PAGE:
A few years back, a small group of local hunters decided to put an end-of-season drive on a particular buck's favorite haunts, a radically thick patch of plantation pines, Multiflora rose, and almost impenetrable Buckthorn.
That vegetative tangle of nastiness is just too difficult to crawl through, unless you are a rabbit.
Deer hunters traditionally had set themselves up on the edges of the tangle, expecting to fill a tag with deer coming out or entering on the beaten down trails.
But this time, a deer drive was concocted, aimed at running out that old buck if he was in there.
And he was.
The drive worked. Well, sort of.
The big buck exited in a flash, stunning one of the drivers by almost running him over. The bruiser turned on a dime and dove back into the thick stuff before a gun could be raised.
The drivers knew the buck was there … but try as they might, could not get him to leave his sanctuary.
This buck made it through the season and popped up on a trail cam at a mock licking branch scrape in January.
That buck is one example that it can be difficult, if not impossible to push some bucks out of their favorite spots.
An old hunting buddy revealed how they were able to track down another big buck and surround it in a recently timbered woodlot.
Tracks in the snow showed the buck went into the tangle of recently timbered treetops, but didn't come out. And like a military exercise, drivers were sent in after others were posted on the corners, waiting for the buck to bolt out.
Where did the buck go?
A tracking snow was this wide-racked buck's downfall.
The hunters traced the animal to a large downed top, left by the loggers.
The buck had laid there, head down, letting the hunters walk within feet of him. Only when the landowner's son climbed up on the end log of the felled treetop did the buck finally bolt. One of the watchers on the corner of the woodlot was lucky enough, and a good enough shot to be able to tag it.
The takeaway is that sometimes bucks, and does too, will let us walk right by them, actually laying there with their heads down. As long as they don’t think they are seen.
Many deer drives are those hunts when two or more hunters plan and act out a strategy to move deer in order for someone in the party to get a shot. Some take a post, or stand, and then others walk to move the deer.
But other deer drives are those hunts when there is really no strategy between the two parties (the drivers and the shooters), the hunters move through the woods, simultaneously.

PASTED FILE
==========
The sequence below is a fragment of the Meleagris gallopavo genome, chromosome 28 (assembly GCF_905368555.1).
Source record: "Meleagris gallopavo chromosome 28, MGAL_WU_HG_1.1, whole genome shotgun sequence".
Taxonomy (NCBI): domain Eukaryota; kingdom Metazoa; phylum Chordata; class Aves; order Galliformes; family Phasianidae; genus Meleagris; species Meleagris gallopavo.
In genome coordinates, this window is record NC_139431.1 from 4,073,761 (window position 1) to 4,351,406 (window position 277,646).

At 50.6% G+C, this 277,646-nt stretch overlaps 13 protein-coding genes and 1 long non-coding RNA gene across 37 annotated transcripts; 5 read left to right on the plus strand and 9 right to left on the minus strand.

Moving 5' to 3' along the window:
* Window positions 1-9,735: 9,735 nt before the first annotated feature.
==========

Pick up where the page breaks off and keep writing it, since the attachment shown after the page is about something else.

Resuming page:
We all know that it’s beneficial to have other hunters in the woods, moving deer, most of the time.
The typical deer hunting scenario is that a deer hunter gets set up in a stand early, hoping other hunters moving into the woods will kick out some whitetails and they move by the stander.
Back in the old days, when I started deer hunting (ahem… a long time ago), it seemed much more common to drive deer than it is today.
Back then, though it is probably hard for youngsters to imagine, the portable tree stand had not been developed and marketed to any degree, let alone those elevated plastic cabins and food plots.
Hunters moved deer back then. And 50 years ago whitetails begrudgingly obliged, to our delight and their demise.
But today, in many quarters, hunters even with small properties rarely allow anyone but their chosen few to set foot on their lands, unless to retrieve a deer.
They worry that other hunters will shoot "their deer," and that they will lose control of the property and be overrun … when in fact if everyone moved around like we used to, I believe we would all have a lot more shooting.
Nowadays, it seems once we get into the meat of the deer season, we face much too often the very common "whitetail stalemate."
We sit in our stands and the deer bed.
And we hope and hope ... ”Maybe the neighbors are going to put on a deer drive and stir something up, get them movin.”
Oak Duke writes a weekly column appearing on the Outdoors page.